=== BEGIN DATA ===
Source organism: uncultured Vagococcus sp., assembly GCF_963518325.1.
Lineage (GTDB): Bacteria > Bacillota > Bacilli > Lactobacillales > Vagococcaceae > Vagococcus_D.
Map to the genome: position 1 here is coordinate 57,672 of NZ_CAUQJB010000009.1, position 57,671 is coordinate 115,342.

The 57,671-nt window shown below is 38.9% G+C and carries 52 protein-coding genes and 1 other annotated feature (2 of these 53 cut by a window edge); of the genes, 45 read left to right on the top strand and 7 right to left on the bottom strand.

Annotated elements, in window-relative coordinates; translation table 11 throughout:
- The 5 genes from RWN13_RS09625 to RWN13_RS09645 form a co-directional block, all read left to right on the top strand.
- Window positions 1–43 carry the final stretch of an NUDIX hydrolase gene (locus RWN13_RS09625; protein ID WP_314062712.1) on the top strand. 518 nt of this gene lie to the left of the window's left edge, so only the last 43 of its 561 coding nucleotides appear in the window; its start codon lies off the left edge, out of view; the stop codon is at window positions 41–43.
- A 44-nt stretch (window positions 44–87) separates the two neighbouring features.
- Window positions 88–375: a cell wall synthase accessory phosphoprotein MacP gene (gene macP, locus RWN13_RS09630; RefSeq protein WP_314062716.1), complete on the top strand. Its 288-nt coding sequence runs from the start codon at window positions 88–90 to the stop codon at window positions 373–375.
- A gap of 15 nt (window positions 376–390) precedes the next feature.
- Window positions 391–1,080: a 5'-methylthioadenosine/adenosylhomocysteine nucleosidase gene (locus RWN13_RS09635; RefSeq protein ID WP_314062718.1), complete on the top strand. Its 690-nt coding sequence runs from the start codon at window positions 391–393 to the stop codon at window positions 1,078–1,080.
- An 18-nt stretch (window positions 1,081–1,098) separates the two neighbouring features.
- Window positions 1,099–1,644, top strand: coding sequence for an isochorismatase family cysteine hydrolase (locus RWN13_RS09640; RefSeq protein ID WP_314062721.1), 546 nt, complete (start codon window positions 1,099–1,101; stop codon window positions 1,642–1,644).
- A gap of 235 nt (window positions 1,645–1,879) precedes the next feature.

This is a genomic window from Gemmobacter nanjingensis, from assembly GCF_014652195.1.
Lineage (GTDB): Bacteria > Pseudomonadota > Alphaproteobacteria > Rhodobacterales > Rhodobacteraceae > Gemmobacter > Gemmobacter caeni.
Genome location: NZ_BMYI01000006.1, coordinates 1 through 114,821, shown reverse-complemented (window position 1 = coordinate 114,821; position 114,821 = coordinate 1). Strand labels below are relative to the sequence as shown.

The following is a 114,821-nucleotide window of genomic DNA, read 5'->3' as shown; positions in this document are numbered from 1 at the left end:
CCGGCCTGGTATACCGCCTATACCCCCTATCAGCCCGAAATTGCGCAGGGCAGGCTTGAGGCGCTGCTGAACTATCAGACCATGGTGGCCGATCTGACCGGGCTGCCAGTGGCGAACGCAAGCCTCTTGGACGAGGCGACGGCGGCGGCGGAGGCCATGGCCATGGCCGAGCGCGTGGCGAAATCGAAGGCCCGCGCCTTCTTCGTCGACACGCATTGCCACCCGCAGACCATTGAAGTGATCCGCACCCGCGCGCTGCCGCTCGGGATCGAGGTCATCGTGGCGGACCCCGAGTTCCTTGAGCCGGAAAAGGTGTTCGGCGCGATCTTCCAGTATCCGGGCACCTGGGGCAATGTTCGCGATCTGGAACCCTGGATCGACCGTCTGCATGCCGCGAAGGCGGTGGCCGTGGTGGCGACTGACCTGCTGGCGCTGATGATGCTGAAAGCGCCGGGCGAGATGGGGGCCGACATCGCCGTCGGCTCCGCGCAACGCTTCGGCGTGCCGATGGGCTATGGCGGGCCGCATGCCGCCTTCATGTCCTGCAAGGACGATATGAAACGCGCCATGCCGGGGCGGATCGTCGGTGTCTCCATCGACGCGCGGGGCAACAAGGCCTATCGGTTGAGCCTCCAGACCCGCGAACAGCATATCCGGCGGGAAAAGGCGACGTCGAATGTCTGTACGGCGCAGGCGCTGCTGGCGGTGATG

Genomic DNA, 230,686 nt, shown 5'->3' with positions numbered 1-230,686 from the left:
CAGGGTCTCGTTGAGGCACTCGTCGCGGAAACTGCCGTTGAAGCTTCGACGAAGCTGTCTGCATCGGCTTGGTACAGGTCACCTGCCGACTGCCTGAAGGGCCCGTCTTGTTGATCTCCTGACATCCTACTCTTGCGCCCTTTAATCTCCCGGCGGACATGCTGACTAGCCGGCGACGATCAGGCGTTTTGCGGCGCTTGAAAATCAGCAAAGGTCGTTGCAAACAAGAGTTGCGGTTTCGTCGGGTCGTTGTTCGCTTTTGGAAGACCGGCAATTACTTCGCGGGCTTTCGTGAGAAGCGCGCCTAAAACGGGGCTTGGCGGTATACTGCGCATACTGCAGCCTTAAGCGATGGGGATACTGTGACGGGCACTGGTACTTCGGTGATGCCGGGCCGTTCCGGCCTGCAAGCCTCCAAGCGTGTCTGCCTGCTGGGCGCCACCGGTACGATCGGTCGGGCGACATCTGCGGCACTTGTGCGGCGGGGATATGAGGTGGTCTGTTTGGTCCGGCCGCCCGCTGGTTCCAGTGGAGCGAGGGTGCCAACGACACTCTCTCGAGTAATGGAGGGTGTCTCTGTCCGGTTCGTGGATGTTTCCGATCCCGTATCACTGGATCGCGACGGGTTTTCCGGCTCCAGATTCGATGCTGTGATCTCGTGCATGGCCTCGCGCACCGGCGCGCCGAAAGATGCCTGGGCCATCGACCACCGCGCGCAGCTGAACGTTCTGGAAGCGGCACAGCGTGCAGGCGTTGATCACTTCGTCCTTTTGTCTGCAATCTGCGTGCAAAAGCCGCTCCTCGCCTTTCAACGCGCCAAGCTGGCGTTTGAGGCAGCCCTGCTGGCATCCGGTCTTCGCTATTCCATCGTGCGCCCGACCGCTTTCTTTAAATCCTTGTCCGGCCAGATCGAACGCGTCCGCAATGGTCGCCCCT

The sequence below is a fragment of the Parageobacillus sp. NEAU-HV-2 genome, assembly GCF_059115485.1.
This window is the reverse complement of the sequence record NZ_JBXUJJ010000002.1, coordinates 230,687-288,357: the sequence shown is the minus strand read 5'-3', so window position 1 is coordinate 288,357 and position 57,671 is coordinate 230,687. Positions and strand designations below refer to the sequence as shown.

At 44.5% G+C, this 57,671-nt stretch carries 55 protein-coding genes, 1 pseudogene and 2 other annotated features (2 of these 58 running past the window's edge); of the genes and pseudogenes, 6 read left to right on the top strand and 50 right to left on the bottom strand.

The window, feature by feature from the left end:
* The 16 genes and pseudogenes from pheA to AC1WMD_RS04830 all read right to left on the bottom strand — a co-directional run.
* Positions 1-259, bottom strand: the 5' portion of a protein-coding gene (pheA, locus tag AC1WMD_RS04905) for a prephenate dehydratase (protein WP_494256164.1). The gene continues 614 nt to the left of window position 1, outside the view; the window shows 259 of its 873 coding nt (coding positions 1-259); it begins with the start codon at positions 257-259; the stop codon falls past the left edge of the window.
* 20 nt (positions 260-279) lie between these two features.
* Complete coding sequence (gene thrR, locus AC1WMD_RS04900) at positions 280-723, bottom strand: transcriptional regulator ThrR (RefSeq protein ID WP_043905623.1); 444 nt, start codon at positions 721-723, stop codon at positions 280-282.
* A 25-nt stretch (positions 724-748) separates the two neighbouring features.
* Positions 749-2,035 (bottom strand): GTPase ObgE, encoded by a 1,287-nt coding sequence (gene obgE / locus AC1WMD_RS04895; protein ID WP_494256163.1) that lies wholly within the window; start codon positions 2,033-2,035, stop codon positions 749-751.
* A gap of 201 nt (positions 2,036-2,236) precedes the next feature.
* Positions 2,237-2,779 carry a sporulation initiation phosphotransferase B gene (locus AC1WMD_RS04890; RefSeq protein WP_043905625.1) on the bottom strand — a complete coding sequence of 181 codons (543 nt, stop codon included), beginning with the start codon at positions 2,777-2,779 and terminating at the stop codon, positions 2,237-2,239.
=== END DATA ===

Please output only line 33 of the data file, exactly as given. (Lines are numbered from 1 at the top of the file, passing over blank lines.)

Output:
* Positions 2,237-2,779 carry a sporulation initiation phosphotransferase B gene (locus AC1WMD_RS04890; RefSeq protein WP_043905625.1) on the bottom strand — a complete coding sequence of 181 codons (543 nt, stop codon included), beginning with the start codon at positions 2,777-2,779 and terminating at the stop codon, positions 2,237-2,239.